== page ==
An Exclusive interview with Jim Pfeil at Knight Composites

posted in: Interviews | 1

1. Tell us about your background in carbon wheels?

I lived in North County San Diego for 30 years. Started out riding with Celo Pacific and later with Taylor Made. Did all the local rides, including Swami’s…moved to Bend, Oregon in 2006.

I was the VP of Operations for Cobra Golf and ran the carbon fiber golf shaft factory, but I was a cyclist, not a golfer. I was reading Bicycle Retailer one day and saw that Kestrel couldn’t deliver their new carbon forks, so I started Reynolds Composites in 1998. A side note, early on I got a call from Jim Felt, looking for bike forks for an athlete he was sponsoring. In walks a 23 year pony tailed bike racer, named Chris Horner. Chris and I have remained friends and he is one of my partners in Knight.

I sold most of Reynolds in 2003 to a company based in Salt Lake City called MacLean Quality Composites. At the same time they did an asset purchase of Lew Wheels. It took a year to redesign the wheels, but the original Reynolds wheels were the redesigned Lew Wheels. I left Reynolds in 2005 and moved to Bend. Reynolds forced out most of their engineer, including Jason Schiers. Jason started EDGE Composites. Edge, because of Trade Mark issues then became ENVE. Most of the Reynolds engineers moved to ENVE and I joined them in 2008. I left ENVE in 2013 to start Knight. I felt that enough had changed in the design, development and manufacturing of Composites that we could make a better wheel.

2. Why the name Knight?

My business partner, Beverly Lucas’s father got her into cycling at a young age. He died when she was 16. It’s her maiden name. So, it’s in honor of her dad.

3. Swami’s is excited to partner with Knight. Why does Knight want to partner with Swami’s?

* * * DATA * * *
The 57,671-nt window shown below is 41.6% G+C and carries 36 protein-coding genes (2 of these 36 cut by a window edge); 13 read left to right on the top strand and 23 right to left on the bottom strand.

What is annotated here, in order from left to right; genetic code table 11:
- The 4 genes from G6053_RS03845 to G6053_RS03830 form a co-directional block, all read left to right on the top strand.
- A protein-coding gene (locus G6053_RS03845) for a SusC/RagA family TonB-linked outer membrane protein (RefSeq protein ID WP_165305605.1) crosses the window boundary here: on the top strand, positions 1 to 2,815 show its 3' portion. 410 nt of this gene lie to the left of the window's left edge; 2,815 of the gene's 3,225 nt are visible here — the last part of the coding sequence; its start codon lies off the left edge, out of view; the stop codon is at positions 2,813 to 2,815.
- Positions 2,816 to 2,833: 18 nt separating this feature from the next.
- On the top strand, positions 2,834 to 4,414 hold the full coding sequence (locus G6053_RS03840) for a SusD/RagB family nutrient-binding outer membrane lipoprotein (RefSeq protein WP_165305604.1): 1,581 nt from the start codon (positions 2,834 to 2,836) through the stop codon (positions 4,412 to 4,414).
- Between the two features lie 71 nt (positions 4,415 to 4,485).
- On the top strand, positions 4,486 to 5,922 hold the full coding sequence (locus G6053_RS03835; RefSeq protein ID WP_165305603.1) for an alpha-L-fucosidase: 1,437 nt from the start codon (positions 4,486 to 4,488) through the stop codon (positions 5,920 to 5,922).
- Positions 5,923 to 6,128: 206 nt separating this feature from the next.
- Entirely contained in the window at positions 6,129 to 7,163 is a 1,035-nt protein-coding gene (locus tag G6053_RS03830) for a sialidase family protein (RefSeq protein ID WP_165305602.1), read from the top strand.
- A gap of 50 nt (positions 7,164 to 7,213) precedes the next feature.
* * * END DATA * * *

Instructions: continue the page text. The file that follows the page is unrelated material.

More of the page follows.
When I started Reynolds I didn’t have much to spend on Marketing. I knew we made a good product, I just had to get riders on it. I started “pro” dealing forks to local riders and teams. I feel the same way about Knight. We make a great wheel, and if I can get the local influencers on the wheels we will grow the company. Besides, I have a history in NC San Diego and with the Swami’s team.

4. What can Swami’s members expect from Knight?

We pride ourselves on delivering a quality product, that out performs the others. And providing great customer service. We also listen to feedback from riders.

5. What distinguishes Knight wheels to Zipp, Enve, Reynolds and others in the premium wheel niche?

Our wheels are designed by Kevin Quan, who is also an owner. Kevin was the lead engineer for Cervelo, he designed the P3 and the Soloist. He designs using Computational Fluid Dynamics (CFD), which allows him to simulate air flow around a shape. He has spent 14 years perfecting his down tube shape. With his goal to pass clean air to his down tube, he designs around the “trailing edge” of the wheel. The “leading edge” airflow is impacted by the tire. There is an added benefit in his design, because the lift occurs behind the fork so there is less “wind steerer” effect. The result is a faster wheel that handles well in the cross winds.

On the mountain side, the rim bed depth and width is designed to optimize tire interface and the laminate design is tuned for the discipline. In addition they are designed to be laterally stiff and vertically complaint.

Our rims are manufactured using Expanded Polystyrene (EPS). Most rims are built using traditional bladder moulding. Traditional bladder moulding can cause fiber wash as the bladder inflates and voids in the corners. We use an EPS preform to lay the carbon up. The carbon is wrapped around the preform and placed in the tool. The advantage is that every fiber is exactly where it was designed to be placed. After curing, the preform is removed. The advantage is no fiber movement and no voids. The process produces a part this is 15% stronger than traditional bladder moulding.

Our brake tracks are twice as thick (3mm) and there is an outer ply of nano fiber to dissipate heat when braking. In addition, our spoke holes are drilled at an angle to optimize the bracing angle with the hub flange. We use Toray T700 fiber, the same fiber Boeing uses.

6.What is coming down the pike in the wheel market? What are you working on?

We have a full line of road, tri, cross, mountain, and gravel. We are always innovating and working on new products, and listening to our riders to make our wheels better.


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Founded in 1989, Swami’s Cycling Club is one of the premier and most recognized clubs in southern California. We are composed of more than 300 male and female cyclists in the San Diego region who participate in the entire spectrum of cycling activities from the adrenalin-pumping action of racing to mountain bike and fitness rides.

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  1. Cliff Clermont

    Jim is a great guy and I’m stoked that Swami’s and Knight are getting together.